Drosera falconeri

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Drosera falconeri
Scientific classification
Kingdom:Plantae
(unranked):Angiosperms
(unranked):Eudicots
(unranked):Core eudicots
Order:Caryophyllales
Family:Droseraceae
Genus:Drosera
Subgenus:Lasiocephala
Species:D. falconeri
Binomial name
Drosera falconeri
Tsang ex K.Kondo[1]
Distribution of D. falconeri in Australia
 
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Drosera falconeri
Scientific classification
Kingdom:Plantae
(unranked):Angiosperms
(unranked):Eudicots
(unranked):Core eudicots
Order:Caryophyllales
Family:Droseraceae
Genus:Drosera
Subgenus:Lasiocephala
Species:D. falconeri
Binomial name
Drosera falconeri
Tsang ex K.Kondo[1]
Distribution of D. falconeri in Australia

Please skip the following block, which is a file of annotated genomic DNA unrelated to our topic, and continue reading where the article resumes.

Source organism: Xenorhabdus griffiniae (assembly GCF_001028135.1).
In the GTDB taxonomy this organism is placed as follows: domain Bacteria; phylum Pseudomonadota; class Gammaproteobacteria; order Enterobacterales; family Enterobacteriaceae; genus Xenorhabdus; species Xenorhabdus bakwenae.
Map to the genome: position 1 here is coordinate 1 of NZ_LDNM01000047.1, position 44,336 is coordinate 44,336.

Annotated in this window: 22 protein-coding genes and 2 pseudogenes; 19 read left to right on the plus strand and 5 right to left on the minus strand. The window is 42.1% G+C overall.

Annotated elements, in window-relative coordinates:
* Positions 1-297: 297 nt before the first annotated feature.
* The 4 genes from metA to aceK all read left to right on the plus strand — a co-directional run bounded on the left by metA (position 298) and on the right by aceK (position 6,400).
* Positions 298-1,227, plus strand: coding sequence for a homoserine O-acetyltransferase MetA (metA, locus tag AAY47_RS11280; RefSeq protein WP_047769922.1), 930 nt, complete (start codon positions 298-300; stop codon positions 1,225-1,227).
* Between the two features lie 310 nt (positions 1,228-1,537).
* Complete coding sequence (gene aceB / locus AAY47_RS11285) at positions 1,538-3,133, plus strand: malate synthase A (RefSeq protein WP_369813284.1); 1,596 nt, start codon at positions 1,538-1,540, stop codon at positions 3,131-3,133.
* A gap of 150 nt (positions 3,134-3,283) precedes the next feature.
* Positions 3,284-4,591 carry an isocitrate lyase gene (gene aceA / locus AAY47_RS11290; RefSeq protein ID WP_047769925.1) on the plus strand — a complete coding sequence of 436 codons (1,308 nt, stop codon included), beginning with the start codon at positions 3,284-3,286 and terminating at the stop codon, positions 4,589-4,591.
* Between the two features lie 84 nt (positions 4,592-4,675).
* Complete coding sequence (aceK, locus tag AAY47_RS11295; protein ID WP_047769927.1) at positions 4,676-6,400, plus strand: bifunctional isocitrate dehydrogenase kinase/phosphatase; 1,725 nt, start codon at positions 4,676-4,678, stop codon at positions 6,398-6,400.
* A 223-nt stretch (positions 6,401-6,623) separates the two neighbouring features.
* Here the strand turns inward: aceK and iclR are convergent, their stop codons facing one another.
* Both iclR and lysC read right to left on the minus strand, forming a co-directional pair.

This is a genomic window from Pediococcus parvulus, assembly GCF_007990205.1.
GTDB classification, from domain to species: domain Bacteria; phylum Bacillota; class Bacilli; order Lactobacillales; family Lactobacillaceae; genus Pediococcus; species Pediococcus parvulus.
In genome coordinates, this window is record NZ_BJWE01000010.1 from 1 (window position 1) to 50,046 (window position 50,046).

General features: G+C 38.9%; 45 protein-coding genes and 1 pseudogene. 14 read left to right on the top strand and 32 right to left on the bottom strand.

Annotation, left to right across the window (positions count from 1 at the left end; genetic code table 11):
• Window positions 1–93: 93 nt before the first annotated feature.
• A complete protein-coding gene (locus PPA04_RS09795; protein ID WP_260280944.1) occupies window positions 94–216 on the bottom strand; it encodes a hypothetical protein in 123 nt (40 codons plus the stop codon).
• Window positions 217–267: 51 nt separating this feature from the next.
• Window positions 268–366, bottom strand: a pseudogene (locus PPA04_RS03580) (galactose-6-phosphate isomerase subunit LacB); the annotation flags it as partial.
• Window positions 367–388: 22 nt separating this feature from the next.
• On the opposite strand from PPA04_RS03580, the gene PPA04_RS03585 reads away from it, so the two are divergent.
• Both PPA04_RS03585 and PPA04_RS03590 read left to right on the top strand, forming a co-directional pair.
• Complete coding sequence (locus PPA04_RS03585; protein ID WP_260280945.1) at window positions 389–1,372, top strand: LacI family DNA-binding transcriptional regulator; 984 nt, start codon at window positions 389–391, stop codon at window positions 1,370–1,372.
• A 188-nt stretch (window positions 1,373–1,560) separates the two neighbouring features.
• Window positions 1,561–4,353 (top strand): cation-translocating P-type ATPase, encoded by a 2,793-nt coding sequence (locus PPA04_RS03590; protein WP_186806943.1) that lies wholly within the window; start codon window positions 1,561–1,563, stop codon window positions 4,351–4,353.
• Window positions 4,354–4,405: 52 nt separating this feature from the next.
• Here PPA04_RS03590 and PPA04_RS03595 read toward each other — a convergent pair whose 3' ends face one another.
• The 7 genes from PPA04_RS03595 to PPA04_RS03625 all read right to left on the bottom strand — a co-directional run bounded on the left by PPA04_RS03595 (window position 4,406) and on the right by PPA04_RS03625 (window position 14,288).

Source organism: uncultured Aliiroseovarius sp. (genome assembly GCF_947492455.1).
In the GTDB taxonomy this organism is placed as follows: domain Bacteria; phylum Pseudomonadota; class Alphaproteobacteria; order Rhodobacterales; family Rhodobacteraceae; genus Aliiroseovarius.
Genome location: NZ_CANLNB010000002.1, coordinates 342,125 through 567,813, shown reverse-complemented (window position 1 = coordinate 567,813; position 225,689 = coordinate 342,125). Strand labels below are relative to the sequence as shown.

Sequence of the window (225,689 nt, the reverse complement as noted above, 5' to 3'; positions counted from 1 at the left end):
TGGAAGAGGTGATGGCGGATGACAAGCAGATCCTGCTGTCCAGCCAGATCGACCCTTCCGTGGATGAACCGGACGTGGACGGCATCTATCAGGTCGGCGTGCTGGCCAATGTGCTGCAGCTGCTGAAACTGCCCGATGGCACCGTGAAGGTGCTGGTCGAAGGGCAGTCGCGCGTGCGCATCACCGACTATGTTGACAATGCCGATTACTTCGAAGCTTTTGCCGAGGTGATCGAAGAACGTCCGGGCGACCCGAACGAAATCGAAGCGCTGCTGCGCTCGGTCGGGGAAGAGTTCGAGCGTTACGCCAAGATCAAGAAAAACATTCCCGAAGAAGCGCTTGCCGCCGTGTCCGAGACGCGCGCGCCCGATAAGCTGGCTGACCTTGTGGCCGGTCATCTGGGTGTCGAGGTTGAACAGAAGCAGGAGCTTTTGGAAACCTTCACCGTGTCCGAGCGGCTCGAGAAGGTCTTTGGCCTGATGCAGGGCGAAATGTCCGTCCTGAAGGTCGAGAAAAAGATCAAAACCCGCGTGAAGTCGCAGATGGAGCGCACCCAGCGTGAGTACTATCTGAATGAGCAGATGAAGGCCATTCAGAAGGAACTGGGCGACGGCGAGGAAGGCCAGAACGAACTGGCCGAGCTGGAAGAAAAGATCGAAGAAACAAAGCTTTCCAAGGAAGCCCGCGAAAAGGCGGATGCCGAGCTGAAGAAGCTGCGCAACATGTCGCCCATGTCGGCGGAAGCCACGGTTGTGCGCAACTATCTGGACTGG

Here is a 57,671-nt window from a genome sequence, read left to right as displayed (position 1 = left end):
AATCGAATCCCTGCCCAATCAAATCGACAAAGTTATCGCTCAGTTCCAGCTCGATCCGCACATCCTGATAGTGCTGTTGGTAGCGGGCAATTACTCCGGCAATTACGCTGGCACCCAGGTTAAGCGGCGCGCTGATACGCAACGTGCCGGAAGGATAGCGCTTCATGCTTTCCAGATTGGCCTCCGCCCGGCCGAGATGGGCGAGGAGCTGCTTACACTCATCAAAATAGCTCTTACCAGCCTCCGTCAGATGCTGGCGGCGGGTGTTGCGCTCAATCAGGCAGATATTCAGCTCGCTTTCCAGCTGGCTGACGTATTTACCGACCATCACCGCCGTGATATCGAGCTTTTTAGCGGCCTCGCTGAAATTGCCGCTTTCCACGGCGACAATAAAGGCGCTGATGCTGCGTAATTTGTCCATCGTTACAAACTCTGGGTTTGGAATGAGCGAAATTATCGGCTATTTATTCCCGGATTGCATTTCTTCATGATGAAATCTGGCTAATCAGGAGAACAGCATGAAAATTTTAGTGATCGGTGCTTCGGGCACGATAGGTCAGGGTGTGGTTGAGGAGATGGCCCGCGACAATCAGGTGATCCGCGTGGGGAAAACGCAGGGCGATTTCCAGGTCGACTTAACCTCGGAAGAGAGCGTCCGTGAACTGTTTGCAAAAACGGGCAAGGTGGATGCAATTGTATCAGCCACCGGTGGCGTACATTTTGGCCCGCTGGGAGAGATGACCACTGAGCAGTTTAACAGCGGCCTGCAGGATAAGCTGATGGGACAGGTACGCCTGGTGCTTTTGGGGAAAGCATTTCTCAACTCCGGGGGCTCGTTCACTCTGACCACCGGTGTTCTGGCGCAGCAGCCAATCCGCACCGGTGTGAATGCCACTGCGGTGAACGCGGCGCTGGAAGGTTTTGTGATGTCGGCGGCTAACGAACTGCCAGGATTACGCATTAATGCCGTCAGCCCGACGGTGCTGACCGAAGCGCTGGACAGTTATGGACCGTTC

Drosera falconeri is a carnivorous plant in the genus Drosera. It is endemic to the Northern Territory in Australia.

Description[edit source | edit]

Drosera falconeri superficially resembles the Venus flytrap (Dionaea muscipula).[2][3] In a review of the research on the evolution of the Venus flytrap from sticky-leaved ancestors, botanists Thomas Gibson and Donald Waller use D. falconeri as an example of a sticky-leaved species that shares many characteristics with the Venus flytrap, such as a wide petiole and lamina, and faces the same challenge of prey escape that the snap trap of the Venus flytrap evolved in response to.[3]